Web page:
Earth Day 2014: Women at the Center of Sustainable CitiesApril 22, 2014 By Roger-Mark De Souza
When I first came on board the Wilson Center last Earth Day, I wrote that I wanted to forge new paths and identify ways that reproductive health, environmental conservation, and women’s empowerment affect our lives today and in the future.
That continues to be a goal today. The theme of this year’s Earth Day is “green cities” – how to manage urban growth without destroying the environment. This is a monumental question and one we’ve explored in a variety of ways.“The discussion around adaptation…continues to be oriented to ‘what’ rather than ‘who’”
In January, reporters and editors from The New York Times, National Geographic, The Guardian, Bloomberg BNA, and The Daily Climate discussed population growth, including urbanization, as one of the biggest near-term global challenges. “How you head towards nine billion people with the fewest regrets is not a news story – it’s a question, and anyone who says that there’s single answer is not being truthful,” said Andrew Revkin of The New York Times’ Dot Earth blog.
Understanding the socioeconomic makeup and spatial distribution of new urban residents is key to answering the complex questions of climate vulnerability and sustainable development. “The discussion around adaptation…continues to be oriented to ‘what’ rather than ‘who,’” said UNFPA’s Daniel Schensul at the launch of a new book last fall, adding:
How the world adds 2.5 billion new urban residents in the coming decades is going to shape enormously the livelihoods, the wellbeing, and the environmental security of those urban residents, and our societies, and our economies overall.
Many of the world’s fastest growing cities are the most vulnerable to climate changes, and are located in regions where women have very limited access to family planning. ECSP consultant Kathleen Mogelgaard, in an event at the Wilson Center earlier this month, pointed out that meeting the reproductive health needs of women in these places can yield “double dividends,” reducing the number of people in vulnerable areas and making them more resilient to all kinds of change.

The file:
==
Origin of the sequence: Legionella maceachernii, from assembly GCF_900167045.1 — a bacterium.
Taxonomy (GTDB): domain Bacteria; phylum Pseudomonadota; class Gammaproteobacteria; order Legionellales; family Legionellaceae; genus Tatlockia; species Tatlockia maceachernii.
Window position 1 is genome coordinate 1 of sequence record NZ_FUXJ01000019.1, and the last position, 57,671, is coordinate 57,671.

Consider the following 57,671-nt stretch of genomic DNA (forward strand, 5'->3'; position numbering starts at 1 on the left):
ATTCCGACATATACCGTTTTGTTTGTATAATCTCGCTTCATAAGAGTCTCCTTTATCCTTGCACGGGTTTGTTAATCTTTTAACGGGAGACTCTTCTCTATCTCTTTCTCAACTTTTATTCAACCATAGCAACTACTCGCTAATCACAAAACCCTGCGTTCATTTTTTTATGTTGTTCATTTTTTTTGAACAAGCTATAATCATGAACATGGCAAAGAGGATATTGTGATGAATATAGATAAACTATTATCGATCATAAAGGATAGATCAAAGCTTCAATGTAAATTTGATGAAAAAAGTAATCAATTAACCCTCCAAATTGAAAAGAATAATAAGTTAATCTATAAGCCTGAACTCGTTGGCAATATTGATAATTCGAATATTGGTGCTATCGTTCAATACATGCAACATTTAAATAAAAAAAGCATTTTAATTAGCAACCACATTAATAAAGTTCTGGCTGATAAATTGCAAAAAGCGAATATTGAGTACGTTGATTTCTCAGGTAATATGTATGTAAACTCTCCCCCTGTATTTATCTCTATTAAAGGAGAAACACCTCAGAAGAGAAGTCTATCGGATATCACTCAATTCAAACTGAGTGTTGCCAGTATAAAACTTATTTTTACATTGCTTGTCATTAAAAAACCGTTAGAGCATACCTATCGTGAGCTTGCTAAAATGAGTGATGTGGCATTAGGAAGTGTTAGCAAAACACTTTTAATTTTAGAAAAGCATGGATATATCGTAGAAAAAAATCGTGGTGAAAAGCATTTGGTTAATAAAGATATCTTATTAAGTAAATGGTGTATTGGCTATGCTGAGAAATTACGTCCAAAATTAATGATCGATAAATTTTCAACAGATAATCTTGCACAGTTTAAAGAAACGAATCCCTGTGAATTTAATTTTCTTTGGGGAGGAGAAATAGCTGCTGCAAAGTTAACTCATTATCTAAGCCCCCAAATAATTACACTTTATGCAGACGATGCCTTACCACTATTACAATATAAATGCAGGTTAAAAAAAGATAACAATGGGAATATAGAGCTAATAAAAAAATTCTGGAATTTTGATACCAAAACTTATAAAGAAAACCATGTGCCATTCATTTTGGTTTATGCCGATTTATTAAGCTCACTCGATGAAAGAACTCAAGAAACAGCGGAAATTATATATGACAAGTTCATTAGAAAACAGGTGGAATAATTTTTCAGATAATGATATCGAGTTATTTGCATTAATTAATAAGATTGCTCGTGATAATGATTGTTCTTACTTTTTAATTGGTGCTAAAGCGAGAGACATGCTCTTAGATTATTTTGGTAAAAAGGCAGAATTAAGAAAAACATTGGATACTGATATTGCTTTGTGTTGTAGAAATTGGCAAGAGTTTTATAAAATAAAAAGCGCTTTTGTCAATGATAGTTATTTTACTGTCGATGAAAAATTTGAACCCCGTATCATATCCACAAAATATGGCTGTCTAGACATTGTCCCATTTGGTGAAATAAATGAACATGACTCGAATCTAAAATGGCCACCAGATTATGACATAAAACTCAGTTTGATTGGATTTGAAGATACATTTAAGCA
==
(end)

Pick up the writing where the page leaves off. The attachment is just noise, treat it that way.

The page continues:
Women also face outsized security challenges in urban areas that have little governance or structure. In March, a panel of experts including Wilson Center Fellow Alison Brysk presented new research on the causes of high rates of gender-based violence in cities around the world. Brysk said there’s evidence that rapid urbanization itself is a driver of violence against women: “It’s not just the static features. It’s not just, for example, poverty. It’s change. It’s economic change. It’s inequality.”
Indeed sustainable development and resilience, by their very definitions, must include some element of reproductive health and the rights of women, which are so important for our long-term future. But so often, women tend to be the “who” that are forgotten while the world focuses on “what.”
Why I Care
I recently spoke with the United Nations Foundation about why I care about reproductive health as part of a series of profiles they are doing with people who work on international development. Part of my answer was that I have seen the power of integrated development efforts that combine reproductive health with environmental and economic goals. These population, health, and environment (PHE) efforts empower women, inform men and boys, and end up producing more substantial sustainable development results than many single-sector efforts. This approach has much to offer to the urban space as well.
Roger-Mark De Souza talks to the UN Foundation as part of their “Why We Care” series on reproductive health
Take for example Bangladesh. When it split from Pakistan in 1971, it had a slightly larger population and similar levels of health care. But in the decades since, Bangladesh has made reproductive health and girls’ education a priority, while Pakistan has not. Both countries face severe urbanization and climate challenges, but today Bangladesh has nearly 30 million fewer people, women have more options, and the country’s narrative is about resilience rather than vulnerability, wrote Saleemul Huq of the International Center for Climate Change and Development on New Security Beat in January.
When it comes to more sustainable cities, we cannot forget that women are at the center. Empower women, a process that starts with health and education, and we’ll go a long ways towards building more resilient, healthier, and greener cities.
Photo Credit: Woman in an El Salvadorian neighborhood participates in a disaster prepardness project, courtesy of Tineke D’haese/Oxfam (via the European Community Humanitarian Office). Video: UN Foundation.